He has told you, human one, what is good and
what the Lord requires from you:
to do justice, embrace faithful love, and walk humbly with your God.
I recently read a story about a pottery class. The instructor divided the class into two groups. She told group one: I don’t care what quality your pottery is, but I want you to make as many bowls as you can over the next month. She told group two: I’m not interested in quantity. Just make the perfect bowl.
Group one went right to it, making bowl after bowl. Group two listened to the instructor, sat at their wheels, and tried to make bowls. Any attempt that wasn’t perfect was immediately returned to a lump of clay. By the end of the class, group one students had made dozens of bowls. Each group two student had one to present to the teacher.
The teacher evaluated the bowls. Everyone in group two had made a pretty good bowl, much better than the early attempts among the bowls submitted by group one. But group one members had made so many bowls that by the end, they were making excellent bowls, far better than the one submitted by each group two student.
The first group of students didn’t get hung up on perfection. The second group did. The result was that the people seeking perfection achieved mediocrity, while the people who tried over and over improved.
This is probably not a surprise to you! The first crocheted blanket, woodworking project, trumpet scale, loaf of bread, free throw– it’s not usually very good. In fact, it’s often more full of mistakes than successes. And yet, we try again. We learn to sink the free throw with a satisfying swoosh, to bake a loaf of bread with a crisp crust and a light interior, to crochet a blanket worthy of a baby catalog, to build a sturdy table, to trill that trumpet up and down the octaves.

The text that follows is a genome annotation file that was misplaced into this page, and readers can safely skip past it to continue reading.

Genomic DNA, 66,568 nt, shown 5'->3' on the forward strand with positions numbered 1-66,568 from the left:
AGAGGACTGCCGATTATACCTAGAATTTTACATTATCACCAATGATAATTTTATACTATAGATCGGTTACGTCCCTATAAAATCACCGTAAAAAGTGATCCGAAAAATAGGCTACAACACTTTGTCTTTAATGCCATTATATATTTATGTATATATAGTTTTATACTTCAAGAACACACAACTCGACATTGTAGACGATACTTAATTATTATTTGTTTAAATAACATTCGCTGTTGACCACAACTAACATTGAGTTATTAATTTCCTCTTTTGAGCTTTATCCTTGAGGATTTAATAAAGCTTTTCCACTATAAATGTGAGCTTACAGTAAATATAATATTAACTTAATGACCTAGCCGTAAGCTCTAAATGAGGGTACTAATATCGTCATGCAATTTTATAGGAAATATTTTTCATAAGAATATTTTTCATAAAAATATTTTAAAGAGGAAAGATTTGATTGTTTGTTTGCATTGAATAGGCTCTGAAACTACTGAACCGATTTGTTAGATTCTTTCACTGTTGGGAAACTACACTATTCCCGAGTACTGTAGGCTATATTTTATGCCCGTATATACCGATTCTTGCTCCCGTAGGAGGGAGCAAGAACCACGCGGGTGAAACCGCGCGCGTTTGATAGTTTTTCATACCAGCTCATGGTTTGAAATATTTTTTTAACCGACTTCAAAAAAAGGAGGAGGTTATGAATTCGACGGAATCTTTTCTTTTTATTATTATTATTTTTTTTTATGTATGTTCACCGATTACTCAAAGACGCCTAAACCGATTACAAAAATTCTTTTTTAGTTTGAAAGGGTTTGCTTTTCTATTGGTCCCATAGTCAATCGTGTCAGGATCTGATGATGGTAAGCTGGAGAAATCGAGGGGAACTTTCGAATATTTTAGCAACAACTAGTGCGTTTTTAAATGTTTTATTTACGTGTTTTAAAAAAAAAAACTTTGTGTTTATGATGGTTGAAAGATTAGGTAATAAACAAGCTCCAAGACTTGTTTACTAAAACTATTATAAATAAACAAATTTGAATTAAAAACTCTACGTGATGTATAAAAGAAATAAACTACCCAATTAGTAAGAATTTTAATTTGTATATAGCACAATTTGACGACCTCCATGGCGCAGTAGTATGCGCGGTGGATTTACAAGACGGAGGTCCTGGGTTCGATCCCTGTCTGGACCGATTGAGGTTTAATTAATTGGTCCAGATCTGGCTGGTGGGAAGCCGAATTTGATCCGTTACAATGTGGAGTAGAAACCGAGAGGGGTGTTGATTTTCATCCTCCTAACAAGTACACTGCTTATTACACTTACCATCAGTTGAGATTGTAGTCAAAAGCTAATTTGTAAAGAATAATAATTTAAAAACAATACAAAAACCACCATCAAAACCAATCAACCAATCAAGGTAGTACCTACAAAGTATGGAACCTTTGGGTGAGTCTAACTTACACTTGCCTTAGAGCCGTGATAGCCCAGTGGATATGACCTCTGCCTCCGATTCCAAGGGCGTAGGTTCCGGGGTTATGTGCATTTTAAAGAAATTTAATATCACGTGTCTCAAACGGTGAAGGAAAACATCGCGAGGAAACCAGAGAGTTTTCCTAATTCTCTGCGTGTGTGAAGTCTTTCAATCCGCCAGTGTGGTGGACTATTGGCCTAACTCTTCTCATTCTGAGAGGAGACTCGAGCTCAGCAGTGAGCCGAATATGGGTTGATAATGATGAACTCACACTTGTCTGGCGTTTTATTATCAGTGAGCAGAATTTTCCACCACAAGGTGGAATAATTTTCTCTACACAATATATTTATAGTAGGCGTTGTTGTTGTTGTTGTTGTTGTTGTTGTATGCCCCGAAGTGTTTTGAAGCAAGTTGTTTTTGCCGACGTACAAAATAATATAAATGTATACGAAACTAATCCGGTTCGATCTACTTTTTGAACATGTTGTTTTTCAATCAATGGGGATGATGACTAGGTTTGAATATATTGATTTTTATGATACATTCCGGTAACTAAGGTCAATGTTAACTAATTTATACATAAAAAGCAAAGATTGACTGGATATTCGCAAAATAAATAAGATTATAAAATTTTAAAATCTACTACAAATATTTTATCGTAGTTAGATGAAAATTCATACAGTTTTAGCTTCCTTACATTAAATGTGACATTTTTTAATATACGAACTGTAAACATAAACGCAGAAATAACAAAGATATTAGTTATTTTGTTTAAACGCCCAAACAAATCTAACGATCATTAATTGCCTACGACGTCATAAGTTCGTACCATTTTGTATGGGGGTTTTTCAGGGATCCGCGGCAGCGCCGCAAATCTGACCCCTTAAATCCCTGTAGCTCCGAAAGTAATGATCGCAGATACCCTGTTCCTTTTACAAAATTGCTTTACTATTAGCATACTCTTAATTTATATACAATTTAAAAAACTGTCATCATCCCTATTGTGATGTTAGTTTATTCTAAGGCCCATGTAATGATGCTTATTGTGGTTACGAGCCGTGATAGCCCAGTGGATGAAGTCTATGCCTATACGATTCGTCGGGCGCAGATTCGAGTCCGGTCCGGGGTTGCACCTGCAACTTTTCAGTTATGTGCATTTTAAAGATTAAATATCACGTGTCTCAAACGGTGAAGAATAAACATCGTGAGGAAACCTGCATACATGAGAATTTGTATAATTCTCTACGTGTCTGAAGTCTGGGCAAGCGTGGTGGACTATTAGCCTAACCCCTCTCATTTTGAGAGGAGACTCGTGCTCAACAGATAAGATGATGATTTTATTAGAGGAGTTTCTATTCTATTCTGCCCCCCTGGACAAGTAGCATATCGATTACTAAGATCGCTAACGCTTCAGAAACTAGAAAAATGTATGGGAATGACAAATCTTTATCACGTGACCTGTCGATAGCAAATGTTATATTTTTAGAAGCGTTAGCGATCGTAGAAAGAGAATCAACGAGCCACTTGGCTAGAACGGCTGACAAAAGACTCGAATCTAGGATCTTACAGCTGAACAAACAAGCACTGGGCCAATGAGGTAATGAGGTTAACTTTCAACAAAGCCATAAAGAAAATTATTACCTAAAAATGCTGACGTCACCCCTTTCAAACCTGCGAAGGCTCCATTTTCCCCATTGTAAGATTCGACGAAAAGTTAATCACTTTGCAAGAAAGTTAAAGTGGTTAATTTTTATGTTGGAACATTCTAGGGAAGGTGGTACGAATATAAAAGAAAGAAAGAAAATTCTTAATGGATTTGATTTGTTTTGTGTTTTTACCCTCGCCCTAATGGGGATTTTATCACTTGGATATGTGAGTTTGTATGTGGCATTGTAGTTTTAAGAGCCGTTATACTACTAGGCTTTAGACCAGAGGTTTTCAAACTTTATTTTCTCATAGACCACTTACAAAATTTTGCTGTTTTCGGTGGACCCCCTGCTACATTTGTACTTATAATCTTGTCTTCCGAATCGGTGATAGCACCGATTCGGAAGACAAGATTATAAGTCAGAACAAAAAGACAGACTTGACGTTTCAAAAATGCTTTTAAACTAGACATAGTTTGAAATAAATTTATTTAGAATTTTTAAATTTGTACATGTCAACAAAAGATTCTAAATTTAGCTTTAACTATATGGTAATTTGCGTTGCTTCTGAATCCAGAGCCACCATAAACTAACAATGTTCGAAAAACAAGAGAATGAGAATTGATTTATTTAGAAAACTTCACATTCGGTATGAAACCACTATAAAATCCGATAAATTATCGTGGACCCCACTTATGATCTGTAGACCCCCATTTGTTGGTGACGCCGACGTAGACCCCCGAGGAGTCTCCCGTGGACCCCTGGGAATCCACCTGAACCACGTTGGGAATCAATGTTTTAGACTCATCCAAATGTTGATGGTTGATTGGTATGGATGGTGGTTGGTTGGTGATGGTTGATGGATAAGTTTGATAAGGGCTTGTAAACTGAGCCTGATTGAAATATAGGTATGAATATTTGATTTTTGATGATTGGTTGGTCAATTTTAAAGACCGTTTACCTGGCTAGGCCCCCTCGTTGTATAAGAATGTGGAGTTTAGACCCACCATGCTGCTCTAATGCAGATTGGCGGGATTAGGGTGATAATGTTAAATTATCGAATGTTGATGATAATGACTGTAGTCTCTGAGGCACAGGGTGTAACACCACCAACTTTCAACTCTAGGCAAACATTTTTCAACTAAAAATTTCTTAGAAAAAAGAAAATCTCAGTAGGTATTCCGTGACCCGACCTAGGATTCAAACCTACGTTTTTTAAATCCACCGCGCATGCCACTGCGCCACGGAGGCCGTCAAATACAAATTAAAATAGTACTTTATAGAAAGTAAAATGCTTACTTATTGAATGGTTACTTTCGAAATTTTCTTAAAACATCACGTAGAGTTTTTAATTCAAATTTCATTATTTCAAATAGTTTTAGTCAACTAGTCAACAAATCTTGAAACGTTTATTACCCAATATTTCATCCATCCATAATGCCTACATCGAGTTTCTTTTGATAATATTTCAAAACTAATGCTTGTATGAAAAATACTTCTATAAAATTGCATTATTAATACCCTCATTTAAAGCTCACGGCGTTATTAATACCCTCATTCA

This “one step at a time” mentality applies to our faith lives, too. No one wakes up one morning deciding to become an expert on the Bible by noon. No one gets comfortable with praying out loud for others after one try. No one loves their neighbors perfectly on the first or second or twenty-eighth attempt.
The more public the situation and the more there is at stake, the harder it is to try something and risk looking bad at it. I’d rather make a mistake in private than in public. I’m convinced this is part of why many white Christians are reluctant to address racism. I certainly don’t want to say or do the wrong thing!
Too often, though, the concern about hurting others by saying the wrong thing turns into a paralysis that prevents us from doing anything. Like the group one students, we get so focused on perfection that we don’t give ourselves enough opportunity to try. I am grateful for the people who have made space for me to try, to make mistakes, and to learn. One step at a time, I am getting closer to the Christian values of love for my neighbors, justice for the oppressed, and unity in Christ. I don’t expect to achieve perfection, but I hope that by God’s grace and the Holy Spirit’s guidance, each day brings me closer to the prayer, “your kingdom come on earth as in heaven.”
At its very best, the Church is a group that makes room for mistakes, for learning, for growing, for repenting, for forgiving, for reconciling. We make space for people to try and fail and try again, knowing that we need that space, too.
Let’s take the example of the group one pottery students for ourselves. One step at a time, trying not to achieve perfection but instead to get things moving in the right direction, always moving along the path where we walk humbly with God.
O God, set me free from perfectionism. Help me to walk where you lead, following with enough humility to risk making mistakes and enough faith to trust that you forgive me each and every time I need it. In Jesus’ name, amen.